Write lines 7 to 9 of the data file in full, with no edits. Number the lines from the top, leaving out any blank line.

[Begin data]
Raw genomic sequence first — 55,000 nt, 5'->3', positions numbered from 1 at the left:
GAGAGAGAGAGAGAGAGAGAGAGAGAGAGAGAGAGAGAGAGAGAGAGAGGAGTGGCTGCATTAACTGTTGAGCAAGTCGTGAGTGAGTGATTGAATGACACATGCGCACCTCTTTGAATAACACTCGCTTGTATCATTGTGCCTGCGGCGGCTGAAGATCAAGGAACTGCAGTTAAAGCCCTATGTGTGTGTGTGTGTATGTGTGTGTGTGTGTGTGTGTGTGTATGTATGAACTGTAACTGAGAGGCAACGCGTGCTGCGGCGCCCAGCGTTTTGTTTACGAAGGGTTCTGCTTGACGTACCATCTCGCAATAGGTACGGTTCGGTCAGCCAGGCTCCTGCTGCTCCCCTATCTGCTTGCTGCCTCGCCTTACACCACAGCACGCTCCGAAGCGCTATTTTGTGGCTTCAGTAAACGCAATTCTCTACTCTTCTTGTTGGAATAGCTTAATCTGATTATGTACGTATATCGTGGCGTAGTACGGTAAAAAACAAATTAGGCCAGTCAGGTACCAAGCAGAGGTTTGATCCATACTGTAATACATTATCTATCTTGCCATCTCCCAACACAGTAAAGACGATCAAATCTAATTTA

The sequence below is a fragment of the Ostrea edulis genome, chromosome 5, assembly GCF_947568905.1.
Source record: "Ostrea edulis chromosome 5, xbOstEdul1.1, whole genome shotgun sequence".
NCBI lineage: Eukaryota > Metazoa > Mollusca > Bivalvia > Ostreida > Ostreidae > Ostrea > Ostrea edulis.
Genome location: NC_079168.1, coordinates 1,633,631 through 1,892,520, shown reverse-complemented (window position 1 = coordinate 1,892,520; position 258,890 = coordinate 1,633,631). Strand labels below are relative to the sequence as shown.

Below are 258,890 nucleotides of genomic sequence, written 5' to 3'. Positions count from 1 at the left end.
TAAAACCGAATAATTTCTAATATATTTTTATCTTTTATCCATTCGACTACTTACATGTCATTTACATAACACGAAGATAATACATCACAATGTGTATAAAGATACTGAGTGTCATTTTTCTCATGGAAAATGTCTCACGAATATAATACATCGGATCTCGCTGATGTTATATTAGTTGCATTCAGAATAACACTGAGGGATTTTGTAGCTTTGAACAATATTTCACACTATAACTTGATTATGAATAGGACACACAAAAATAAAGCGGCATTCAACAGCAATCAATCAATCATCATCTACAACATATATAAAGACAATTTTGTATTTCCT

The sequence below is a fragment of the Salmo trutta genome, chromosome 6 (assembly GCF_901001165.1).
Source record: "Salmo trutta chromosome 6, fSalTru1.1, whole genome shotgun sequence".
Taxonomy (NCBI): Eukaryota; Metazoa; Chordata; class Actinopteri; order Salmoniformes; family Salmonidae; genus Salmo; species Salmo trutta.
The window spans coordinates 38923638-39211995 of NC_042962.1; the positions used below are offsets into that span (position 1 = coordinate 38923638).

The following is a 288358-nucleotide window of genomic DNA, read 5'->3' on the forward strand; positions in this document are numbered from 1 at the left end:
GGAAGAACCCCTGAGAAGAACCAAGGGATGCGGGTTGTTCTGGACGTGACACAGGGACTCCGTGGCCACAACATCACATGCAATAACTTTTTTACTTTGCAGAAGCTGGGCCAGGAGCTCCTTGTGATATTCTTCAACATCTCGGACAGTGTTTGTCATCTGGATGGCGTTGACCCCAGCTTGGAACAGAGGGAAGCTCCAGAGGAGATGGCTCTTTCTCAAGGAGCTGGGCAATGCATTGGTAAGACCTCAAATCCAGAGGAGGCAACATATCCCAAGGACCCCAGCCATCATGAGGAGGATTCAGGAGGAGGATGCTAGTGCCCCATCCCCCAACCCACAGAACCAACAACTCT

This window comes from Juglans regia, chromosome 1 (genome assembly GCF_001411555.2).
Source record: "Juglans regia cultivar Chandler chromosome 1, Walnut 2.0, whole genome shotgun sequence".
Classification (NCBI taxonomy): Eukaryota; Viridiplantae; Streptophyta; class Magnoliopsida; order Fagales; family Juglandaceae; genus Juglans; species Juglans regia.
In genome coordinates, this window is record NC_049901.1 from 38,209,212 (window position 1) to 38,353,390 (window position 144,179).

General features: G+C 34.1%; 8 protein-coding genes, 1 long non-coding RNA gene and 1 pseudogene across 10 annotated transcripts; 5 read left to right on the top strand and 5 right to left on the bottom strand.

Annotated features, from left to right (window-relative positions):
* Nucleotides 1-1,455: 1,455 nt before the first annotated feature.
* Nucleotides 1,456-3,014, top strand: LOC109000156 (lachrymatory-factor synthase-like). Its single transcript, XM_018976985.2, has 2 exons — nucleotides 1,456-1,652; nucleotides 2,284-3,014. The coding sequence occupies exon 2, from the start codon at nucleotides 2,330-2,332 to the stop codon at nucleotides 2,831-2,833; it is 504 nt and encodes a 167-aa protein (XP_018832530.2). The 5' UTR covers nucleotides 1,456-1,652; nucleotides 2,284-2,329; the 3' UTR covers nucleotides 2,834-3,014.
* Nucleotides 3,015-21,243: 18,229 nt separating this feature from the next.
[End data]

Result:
Below are 258,890 nucleotides of genomic sequence, written 5' to 3'. Positions count from 1 at the left end.
TAAAACCGAATAATTTCTAATATATTTTTATCTTTTATCCATTCGACTACTTACATGTCATTTACATAACACGAAGATAATACATCACAATGTGTATAAAGATACTGAGTGTCATTTTTCTCATGGAAAATGTCTCACGAATATAATACATCGGATCTCGCTGATGTTATATTAGTTGCATTCAGAATAACACTGAGGGATTTTGTAGCTTTGAACAATATTTCACACTATAACTTGATTATGAATAGGACACACAAAAATAAAGCGGCATTCAACAGCAATCAATCAATCATCATCTACAACATATATAAAGACAATTTTGTATTTCCT

The sequence below is a fragment of the Salmo trutta genome, chromosome 6 (assembly GCF_901001165.1).